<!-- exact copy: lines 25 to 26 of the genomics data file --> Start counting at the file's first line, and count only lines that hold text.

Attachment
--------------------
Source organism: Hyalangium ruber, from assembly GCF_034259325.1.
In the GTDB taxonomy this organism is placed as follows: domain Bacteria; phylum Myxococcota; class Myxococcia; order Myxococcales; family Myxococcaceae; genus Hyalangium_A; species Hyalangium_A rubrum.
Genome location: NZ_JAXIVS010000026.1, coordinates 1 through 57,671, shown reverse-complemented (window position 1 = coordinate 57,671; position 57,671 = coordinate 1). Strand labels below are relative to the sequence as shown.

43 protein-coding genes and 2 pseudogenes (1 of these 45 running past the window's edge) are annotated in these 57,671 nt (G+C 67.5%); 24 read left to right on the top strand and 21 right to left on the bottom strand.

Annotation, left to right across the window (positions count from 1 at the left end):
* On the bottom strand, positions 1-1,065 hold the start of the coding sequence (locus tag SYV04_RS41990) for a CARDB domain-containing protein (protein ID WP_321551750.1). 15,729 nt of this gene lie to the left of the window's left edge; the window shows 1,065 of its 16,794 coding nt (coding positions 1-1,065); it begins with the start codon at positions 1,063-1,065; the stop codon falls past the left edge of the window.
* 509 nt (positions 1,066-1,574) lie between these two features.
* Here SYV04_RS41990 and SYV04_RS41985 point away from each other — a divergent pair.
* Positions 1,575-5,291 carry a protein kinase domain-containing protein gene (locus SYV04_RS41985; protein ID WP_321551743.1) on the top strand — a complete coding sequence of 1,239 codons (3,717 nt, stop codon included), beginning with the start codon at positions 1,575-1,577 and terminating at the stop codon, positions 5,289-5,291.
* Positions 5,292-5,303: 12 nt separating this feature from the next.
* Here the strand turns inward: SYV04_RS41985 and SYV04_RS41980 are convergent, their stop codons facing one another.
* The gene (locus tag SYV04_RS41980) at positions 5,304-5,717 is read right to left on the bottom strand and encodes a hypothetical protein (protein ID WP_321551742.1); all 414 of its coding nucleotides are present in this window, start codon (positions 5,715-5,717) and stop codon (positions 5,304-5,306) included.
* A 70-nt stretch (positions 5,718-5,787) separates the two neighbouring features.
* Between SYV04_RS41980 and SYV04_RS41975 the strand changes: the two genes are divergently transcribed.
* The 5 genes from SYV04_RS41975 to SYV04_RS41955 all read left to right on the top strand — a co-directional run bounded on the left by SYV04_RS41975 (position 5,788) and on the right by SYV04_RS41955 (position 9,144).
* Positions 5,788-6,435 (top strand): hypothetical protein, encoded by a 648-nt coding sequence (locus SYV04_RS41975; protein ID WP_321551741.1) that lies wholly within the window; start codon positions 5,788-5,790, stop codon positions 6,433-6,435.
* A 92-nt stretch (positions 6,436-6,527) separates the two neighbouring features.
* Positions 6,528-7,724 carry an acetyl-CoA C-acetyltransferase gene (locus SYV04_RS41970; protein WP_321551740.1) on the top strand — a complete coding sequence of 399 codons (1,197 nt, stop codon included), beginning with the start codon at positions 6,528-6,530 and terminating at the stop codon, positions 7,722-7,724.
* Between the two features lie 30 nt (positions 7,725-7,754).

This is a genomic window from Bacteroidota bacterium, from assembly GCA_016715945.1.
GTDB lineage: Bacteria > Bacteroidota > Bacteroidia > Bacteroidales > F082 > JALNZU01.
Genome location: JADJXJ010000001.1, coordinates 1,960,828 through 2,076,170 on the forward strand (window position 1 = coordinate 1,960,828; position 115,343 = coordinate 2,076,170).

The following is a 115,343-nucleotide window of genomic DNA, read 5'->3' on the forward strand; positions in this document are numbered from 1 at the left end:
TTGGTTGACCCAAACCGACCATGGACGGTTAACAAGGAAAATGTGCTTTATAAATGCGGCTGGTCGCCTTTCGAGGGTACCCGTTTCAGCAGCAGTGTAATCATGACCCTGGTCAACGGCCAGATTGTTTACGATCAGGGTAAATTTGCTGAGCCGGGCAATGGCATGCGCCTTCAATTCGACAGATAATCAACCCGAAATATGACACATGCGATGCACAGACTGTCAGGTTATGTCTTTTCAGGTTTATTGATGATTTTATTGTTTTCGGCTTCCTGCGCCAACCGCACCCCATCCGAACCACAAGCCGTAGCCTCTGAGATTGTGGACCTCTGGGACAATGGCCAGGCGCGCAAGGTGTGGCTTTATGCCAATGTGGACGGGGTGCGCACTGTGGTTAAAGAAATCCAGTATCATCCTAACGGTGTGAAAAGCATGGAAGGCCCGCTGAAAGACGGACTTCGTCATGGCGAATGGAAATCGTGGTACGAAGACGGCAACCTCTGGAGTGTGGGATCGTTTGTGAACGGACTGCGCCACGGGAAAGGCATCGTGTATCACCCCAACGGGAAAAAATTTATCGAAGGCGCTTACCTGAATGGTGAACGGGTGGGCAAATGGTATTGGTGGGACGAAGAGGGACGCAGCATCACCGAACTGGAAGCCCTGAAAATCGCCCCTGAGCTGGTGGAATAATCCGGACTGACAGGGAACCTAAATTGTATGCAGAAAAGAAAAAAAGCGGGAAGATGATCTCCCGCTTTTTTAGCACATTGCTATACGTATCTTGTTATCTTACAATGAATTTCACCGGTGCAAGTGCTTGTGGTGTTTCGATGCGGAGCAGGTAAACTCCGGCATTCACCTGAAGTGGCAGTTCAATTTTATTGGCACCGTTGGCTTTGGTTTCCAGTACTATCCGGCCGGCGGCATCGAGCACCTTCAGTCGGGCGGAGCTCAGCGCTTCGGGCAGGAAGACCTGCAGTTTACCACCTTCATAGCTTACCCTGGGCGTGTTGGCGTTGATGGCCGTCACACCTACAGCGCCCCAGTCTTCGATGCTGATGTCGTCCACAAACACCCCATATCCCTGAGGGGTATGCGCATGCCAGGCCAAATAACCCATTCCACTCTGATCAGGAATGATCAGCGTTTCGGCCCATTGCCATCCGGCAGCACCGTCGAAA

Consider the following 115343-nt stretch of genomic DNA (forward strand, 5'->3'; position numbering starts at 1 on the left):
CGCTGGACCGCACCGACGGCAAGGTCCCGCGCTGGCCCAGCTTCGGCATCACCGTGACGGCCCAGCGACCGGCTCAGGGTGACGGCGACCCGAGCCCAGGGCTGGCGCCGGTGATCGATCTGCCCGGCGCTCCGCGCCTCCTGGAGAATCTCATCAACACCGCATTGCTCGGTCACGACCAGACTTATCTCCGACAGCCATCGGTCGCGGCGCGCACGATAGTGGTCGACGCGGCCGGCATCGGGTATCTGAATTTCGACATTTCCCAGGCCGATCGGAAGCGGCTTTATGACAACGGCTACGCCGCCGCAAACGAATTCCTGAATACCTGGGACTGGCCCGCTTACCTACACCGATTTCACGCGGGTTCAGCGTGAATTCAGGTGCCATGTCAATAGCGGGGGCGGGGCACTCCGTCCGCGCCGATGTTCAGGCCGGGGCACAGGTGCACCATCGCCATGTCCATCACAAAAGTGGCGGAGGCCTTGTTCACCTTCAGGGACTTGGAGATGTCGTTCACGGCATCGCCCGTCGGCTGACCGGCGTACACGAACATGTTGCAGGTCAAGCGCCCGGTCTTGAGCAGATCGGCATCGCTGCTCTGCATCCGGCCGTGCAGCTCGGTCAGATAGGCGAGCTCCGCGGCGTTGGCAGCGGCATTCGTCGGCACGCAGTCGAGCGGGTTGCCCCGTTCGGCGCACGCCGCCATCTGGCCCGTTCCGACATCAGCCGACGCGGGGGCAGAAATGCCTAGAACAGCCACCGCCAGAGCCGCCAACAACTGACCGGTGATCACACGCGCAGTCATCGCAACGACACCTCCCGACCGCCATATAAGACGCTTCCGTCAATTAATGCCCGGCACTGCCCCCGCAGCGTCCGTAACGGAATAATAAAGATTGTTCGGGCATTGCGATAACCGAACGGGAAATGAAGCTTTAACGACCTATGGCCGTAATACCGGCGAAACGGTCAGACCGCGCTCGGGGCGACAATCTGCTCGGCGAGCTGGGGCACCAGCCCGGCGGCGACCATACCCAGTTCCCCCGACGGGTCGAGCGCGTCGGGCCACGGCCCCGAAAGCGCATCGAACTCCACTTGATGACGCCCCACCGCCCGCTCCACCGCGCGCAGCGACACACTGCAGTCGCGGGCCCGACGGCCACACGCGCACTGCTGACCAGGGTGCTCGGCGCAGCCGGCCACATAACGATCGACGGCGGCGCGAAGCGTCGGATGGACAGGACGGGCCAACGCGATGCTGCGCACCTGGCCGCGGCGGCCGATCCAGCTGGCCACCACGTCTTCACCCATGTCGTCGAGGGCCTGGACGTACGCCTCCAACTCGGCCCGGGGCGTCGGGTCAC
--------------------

Consider the following 115343-nt stretch of genomic DNA (forward strand, 5'->3'; position numbering starts at 1 on the left):
CGCTGGACCGCACCGACGGCAAGGTCCCGCGCTGGCCCAGCTTCGGCATCACCGTGACGGCCCAGCGACCGGCTCAGGGTGACGGCGACCCGAGCCCAGGGCTGGCGCCGGTGATCGATCTGCCCGGCGCTCCGCGCCTCCTGGAGAATCTCATCAACACCGCATTGCTCGGTCACGACCAGACTTATCTCCGACAGCCATCGGTCGCGGCGCGCACGATAGTGGTCGACGCGGCCGGCATCGGGTATCTGAATTTCGACATTTCCCAGGCCGATCGGAAGCGGCTTTATGACAACGGCTACGCCGCCGCAAACGAATTCCTGAATACCTGGGACTGGCCCGCTTACCTACACCGATTTCACGCGGGTTCAGCGTGAATTCAGGTGCCATGTCAATAGCGGGGGCGGGGCACTCCGTCCGCGCCGATGTTCAGGCCGGGGCACAGGTGCACCATCGCCATGTCCATCACAAAAGTGGCGGAGGCCTTGTTCACCTTCAGGGACTTGGAGATGTCGTTCACGGCATCGCCCGTCGGCTGACCGGCGTACACGAACATGTTGCAGGTCAAGCGCCCGGTCTTGAGCAGATCGGCATCGCTGCTCTGCATCCGGCCGTGCAGCTCGGTCAGATAGGCGAGCTCCGCGGCGTTGGCAGCGGCATTCGTCGGCACGCAGTCGAGCGGGTTGCCCCGTTCGGCGCACGCCGCCATCTGGCCCGTTCCGACATCAGCCGACGCGGGGGCAGAAATGCCTAGAACAGCCACCGCCAGAGCCGCCAACAACTGACCGGTGATCACACGCGCAGTCATCGCAACGACACCTCCCGACCGCCATATAAGACGCTTCCGTCAATTAATGCCCGGCACTGCCCCCGCAGCGTCCGTAACGGAATAATAAAGATTGTTCGGGCATTGCGATAACCGAACGGGAAATGAAGCTTTAACGACCTATGGCCGTAATACCGGCGAAACGGTCAGACCGCGCTCGGGGCGACAATCTGCTCGGCGAGCTGGGGCACCAGCCCGGCGGCGACCATACCCAGTTCCCCCGACGGGTCGAGCGCGTCGGGCCACGGCCCCGAAAGCGCATCGAACTCCACTTGATGACGCCCCACCGCCCGCTCCACCGCGCGCAGCGACACACTGCAGTCGCGGGCCCGACGGCCACACGCGCACTGCTGACCAGGGTGCTCGGCGCAGCCGGCCACATAACGATCGACGGCGGCGCGAAGCGTCGGATGGACAGGACGGGCCAACGCGATGCTGCGCACCTGGCCGCGGCGGCCGATCCAGCTGGCCACCACGTCTTCACCCATGTCGTCGAGGGCCTGGACGTACGCCTCCAACTCGGCCCGGGGCGTCGGGTCAC